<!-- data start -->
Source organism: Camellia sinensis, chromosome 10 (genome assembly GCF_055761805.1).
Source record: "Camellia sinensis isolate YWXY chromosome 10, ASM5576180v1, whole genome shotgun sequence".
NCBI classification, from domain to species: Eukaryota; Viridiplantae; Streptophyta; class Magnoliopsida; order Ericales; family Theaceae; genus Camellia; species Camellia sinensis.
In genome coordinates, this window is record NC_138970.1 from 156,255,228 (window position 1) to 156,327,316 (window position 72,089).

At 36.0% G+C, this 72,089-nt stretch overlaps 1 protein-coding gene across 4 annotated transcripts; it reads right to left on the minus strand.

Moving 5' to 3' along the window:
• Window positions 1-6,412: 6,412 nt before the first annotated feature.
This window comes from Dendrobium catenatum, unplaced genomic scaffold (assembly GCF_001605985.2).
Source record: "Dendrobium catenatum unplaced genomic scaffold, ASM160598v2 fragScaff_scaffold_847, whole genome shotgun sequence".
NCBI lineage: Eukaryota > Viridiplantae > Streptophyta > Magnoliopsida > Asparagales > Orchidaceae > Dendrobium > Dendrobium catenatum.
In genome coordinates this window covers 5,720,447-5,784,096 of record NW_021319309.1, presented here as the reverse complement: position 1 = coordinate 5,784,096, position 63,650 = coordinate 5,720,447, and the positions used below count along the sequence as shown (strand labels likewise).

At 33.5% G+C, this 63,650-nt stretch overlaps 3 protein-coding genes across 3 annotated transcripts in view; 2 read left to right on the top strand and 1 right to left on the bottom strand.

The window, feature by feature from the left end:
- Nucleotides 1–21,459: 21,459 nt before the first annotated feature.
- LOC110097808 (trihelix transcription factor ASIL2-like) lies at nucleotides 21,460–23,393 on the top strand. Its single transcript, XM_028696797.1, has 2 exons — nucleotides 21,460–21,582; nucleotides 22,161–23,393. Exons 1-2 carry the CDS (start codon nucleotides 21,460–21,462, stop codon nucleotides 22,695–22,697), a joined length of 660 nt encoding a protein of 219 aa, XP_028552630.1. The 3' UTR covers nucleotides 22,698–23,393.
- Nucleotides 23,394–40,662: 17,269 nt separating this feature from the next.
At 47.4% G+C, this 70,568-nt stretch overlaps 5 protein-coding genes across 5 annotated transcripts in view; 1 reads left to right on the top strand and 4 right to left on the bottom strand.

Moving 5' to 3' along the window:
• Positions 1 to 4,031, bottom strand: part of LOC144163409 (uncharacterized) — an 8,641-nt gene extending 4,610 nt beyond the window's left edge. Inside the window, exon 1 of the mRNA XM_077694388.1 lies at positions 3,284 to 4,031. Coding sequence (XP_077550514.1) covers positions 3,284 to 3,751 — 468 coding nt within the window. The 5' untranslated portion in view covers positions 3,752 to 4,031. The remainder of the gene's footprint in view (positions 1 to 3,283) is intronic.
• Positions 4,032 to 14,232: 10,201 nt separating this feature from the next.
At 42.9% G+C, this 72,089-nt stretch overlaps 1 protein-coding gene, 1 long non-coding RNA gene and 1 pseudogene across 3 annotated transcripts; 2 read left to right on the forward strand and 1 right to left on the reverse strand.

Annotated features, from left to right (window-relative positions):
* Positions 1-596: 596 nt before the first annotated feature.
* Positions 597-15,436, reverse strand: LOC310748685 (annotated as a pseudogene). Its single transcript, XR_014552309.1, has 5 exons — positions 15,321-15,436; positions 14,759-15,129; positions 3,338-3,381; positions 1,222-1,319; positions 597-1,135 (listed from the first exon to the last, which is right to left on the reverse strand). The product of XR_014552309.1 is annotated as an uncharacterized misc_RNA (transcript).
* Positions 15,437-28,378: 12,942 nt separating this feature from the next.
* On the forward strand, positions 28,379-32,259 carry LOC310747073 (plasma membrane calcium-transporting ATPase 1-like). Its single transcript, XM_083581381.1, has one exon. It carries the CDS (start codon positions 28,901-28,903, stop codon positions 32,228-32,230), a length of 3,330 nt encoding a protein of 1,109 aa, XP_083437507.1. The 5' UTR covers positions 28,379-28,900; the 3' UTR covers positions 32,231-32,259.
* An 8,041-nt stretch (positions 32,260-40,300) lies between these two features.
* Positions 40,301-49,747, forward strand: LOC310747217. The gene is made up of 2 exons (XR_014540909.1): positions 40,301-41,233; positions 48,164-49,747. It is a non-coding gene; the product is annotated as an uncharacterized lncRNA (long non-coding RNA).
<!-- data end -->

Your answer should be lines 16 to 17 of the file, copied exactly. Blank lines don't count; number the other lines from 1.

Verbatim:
- Nucleotides 23,394–40,662: 17,269 nt separating this feature from the next.
At 47.4% G+C, this 70,568-nt stretch overlaps 5 protein-coding genes across 5 annotated transcripts in view; 1 reads left to right on the top strand and 4 right to left on the bottom strand.